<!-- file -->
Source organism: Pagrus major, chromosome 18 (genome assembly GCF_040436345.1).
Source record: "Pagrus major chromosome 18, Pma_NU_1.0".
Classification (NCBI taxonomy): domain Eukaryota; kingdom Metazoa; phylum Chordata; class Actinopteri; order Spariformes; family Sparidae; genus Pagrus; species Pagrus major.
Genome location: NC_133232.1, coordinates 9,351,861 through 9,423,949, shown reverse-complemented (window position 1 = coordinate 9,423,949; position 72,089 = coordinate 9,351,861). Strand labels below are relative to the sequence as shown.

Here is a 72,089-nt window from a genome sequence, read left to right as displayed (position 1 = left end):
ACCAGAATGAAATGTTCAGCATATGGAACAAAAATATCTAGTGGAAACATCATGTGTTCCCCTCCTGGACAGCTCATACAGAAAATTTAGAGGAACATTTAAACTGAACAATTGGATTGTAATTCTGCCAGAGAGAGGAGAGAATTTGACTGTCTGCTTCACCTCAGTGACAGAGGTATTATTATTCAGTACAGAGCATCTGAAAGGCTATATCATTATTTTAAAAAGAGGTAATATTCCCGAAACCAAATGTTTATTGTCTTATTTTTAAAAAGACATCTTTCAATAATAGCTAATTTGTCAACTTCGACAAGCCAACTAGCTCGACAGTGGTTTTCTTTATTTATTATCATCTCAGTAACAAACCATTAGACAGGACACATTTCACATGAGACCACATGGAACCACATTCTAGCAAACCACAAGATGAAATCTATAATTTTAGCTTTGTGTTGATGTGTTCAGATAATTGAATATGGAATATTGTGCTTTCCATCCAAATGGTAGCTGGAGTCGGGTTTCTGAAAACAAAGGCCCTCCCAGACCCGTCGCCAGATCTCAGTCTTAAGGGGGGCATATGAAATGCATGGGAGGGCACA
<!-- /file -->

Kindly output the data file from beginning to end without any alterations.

Source organism: Pagrus major, chromosome 18 (genome assembly GCF_040436345.1).
Source record: "Pagrus major chromosome 18, Pma_NU_1.0".
Classification (NCBI taxonomy): domain Eukaryota; kingdom Metazoa; phylum Chordata; class Actinopteri; order Spariformes; family Sparidae; genus Pagrus; species Pagrus major.
Genome location: NC_133232.1, coordinates 9,351,861 through 9,423,949, shown reverse-complemented (window position 1 = coordinate 9,423,949; position 72,089 = coordinate 9,351,861). Strand labels below are relative to the sequence as shown.

Here is a 72,089-nt window from a genome sequence, read left to right as displayed (position 1 = left end):
ACCAGAATGAAATGTTCAGCATATGGAACAAAAATATCTAGTGGAAACATCATGTGTTCCCCTCCTGGACAGCTCATACAGAAAATTTAGAGGAACATTTAAACTGAACAATTGGATTGTAATTCTGCCAGAGAGAGGAGAGAATTTGACTGTCTGCTTCACCTCAGTGACAGAGGTATTATTATTCAGTACAGAGCATCTGAAAGGCTATATCATTATTTTAAAAAGAGGTAATATTCCCGAAACCAAATGTTTATTGTCTTATTTTTAAAAAGACATCTTTCAATAATAGCTAATTTGTCAACTTCGACAAGCCAACTAGCTCGACAGTGGTTTTCTTTATTTATTATCATCTCAGTAACAAACCATTAGACAGGACACATTTCACATGAGACCACATGGAACCACATTCTAGCAAACCACAAGATGAAATCTATAATTTTAGCTTTGTGTTGATGTGTTCAGATAATTGAATATGGAATATTGTGCTTTCCATCCAAATGGTAGCTGGAGTCGGGTTTCTGAAAACAAAGGCCCTCCCAGACCCGTCGCCAGATCTCAGTCTTAAGGGGGGCATATGAAATGCATGGGAGGGCACA